DIYing My 1st Book Tour Could Have Been A Disaster. Instead, It Launched My Career.

What one writer & businesswoman spends to succeed

The author at Annie Bloom’s Books in Portland, Oregon. Courtesy of the author.

This will be the first installment in a series.

A little less than two years ago, Ester Bloom interviewed me about What it Costs to DIY A First Book Tour.

What It Costs to DIY A First Book Tour

Although I didn’t realize it at the time, it was the beginning of a conversation I would continue with myself, as a self-employed author and writing instructor, for years to come. Whether I’m filing my year-end taxes, booking a flight for an author event, or creating a contract for a new client, I return to the topics Ester and I covered: When and why should creative entrepreneurs hire help? What does it cost, and how does it impact the bottom line?

In 2013, hiring a publicist, book tour manager, and executing my first book tour cost $12,000, but it also answered these questions for me. I learned that in order to give my first book from a small university press any legs, I had to carry the bulk of the financial risk. At the time, I grossed about $26,000 per year and had one ground rule: don’t go into debt.

A year after hiring help, I shared in my interview: “I haven’t earned back all of that $12K yet but, believe it or not, I’m over ⅓ of the way there and, within 5 years, I think I will have broken even …”

I broke even in just two years, and since June 2015 I have continued to travel by air or car once a month for paid speaking or teaching engagements related to my life as an author and my writings in Flashes of War. Looking ahead through 2016, I have events booked for the next four months, with two more options for fall in the works.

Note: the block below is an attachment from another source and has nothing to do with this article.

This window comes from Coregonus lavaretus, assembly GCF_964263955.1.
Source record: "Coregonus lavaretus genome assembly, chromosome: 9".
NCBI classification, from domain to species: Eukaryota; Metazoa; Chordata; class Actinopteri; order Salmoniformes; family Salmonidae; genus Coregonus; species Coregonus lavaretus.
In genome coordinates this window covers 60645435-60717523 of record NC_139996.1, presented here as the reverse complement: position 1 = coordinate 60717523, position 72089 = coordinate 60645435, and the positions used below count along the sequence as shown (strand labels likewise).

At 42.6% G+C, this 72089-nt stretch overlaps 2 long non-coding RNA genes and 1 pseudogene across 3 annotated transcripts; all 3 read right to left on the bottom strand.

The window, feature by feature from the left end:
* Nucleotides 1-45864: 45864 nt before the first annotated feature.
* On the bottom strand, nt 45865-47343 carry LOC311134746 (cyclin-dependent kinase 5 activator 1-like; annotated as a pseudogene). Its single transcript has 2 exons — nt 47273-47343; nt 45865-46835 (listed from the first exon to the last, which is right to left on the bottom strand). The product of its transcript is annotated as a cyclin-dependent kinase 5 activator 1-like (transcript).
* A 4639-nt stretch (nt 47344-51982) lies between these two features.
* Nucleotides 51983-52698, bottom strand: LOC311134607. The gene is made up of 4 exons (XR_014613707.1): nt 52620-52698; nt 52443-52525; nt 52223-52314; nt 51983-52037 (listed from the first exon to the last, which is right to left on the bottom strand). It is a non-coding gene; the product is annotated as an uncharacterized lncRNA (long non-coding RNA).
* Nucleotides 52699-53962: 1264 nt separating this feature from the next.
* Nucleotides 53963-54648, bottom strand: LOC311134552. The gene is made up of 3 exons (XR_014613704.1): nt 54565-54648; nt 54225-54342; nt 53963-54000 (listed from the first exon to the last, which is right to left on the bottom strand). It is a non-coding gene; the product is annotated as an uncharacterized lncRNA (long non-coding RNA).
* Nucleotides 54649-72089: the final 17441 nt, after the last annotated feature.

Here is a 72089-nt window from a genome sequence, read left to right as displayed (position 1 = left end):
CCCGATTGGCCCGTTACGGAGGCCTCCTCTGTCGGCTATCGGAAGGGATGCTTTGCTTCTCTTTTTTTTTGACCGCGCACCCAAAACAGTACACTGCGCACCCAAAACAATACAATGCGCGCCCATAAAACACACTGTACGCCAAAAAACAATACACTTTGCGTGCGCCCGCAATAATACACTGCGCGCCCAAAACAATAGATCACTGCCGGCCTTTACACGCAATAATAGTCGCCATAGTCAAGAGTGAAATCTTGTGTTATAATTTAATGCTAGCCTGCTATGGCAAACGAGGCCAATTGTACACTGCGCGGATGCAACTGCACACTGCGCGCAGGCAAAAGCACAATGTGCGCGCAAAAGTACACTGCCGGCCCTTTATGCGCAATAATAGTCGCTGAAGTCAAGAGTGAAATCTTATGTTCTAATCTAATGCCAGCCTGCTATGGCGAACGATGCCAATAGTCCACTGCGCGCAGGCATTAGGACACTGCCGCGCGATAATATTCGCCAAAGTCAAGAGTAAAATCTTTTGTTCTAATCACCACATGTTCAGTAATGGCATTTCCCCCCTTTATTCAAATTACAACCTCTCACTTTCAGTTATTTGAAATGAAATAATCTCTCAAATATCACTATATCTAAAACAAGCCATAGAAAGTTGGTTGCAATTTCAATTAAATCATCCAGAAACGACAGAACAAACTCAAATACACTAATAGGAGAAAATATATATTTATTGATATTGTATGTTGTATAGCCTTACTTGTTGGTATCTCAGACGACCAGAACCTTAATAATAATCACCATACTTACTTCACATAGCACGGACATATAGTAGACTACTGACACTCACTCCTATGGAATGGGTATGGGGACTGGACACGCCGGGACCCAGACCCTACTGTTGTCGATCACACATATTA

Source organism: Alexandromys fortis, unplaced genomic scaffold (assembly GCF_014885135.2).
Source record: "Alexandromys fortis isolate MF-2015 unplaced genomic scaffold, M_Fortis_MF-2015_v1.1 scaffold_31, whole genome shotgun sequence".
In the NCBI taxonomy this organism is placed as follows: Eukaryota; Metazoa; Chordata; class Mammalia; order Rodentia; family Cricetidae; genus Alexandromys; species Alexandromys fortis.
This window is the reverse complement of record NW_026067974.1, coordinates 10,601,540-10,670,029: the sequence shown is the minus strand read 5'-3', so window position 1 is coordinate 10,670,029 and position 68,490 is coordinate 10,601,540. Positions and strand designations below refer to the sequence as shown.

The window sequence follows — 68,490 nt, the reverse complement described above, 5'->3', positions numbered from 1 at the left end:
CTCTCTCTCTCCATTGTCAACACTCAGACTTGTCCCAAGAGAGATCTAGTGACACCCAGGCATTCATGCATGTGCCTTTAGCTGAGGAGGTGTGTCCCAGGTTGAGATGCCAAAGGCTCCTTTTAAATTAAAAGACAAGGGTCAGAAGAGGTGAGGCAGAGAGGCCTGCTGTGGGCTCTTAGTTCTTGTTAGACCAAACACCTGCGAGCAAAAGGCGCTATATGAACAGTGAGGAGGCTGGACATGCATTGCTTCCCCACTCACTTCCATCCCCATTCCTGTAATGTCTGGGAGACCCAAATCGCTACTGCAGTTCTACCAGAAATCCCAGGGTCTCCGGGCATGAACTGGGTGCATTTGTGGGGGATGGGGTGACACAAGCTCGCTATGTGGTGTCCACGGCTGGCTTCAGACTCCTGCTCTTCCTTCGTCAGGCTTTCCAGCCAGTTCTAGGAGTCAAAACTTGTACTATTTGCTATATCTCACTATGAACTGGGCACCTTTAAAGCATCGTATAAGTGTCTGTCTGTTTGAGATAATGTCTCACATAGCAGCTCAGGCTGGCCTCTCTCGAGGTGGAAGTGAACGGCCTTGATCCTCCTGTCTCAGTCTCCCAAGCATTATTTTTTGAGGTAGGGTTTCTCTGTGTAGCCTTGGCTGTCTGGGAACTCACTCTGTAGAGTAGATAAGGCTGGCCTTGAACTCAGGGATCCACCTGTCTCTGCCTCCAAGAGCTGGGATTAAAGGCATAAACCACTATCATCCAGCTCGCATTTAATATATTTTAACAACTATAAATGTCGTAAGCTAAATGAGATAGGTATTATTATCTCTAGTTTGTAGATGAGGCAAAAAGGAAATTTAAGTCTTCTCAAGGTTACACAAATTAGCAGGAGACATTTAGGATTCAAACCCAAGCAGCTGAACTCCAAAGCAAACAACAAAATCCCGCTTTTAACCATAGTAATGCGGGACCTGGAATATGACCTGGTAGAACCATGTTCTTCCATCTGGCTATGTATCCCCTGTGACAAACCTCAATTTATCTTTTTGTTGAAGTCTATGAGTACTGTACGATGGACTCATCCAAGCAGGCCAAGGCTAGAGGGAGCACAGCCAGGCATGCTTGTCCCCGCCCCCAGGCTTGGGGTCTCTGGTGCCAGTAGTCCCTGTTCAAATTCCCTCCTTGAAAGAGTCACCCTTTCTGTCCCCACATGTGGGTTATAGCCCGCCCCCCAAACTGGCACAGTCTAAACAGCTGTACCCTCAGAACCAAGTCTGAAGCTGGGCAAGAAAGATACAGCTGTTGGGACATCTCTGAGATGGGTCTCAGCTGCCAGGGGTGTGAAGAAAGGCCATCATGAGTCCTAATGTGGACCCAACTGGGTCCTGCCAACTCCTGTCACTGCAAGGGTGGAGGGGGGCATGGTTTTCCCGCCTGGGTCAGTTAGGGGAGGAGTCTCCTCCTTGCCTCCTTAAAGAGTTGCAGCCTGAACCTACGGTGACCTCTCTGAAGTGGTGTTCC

For a book that was initially rejected 44 times (before going on to win two awards), that’s not bad.

When Ester interviewed me, even I didn’t think the momentum from my DIY Book Tour would carry my career that far. I told her that in order to keep selling books at a decent pace, “I’ll need to win another award or learn how to levitate to keep the attention coming at Flashes of War. People read and forget, people recommend and move on; at the end of the day, no one is under any moral or financial obligation to buy your book.”

Flashes of War did win another award, and still, plenty of people have forgotten the book. But others haven’t forgotten. Flashes of War is being studied at Virginia Military Institute and the Massachusetts Maritime Academy, among other schools, and has been included in lists for top reading on our current conflicts in Iraq and Afghanistan. It is now required reading in English Literature courses at the United States Air Force Academy, which I visited last fall for an honorarium of approximately $1500. I’m sharing that number because I don’t think enough self-employed artists are forthcoming about their earnings; silence breeds ignorance and perpetuates low-balling, among other things. Since no one seemed to teach us how to run our own businesses in the first place, we have to teach each other. Here is a sampling of other amounts I have received:

  • an $800 honorarium to read for 20 minutes;
  • a $500 honorarium for a Q&A at a public library;
  • an $1100 grant to cover expenses for an annual writers’ conference;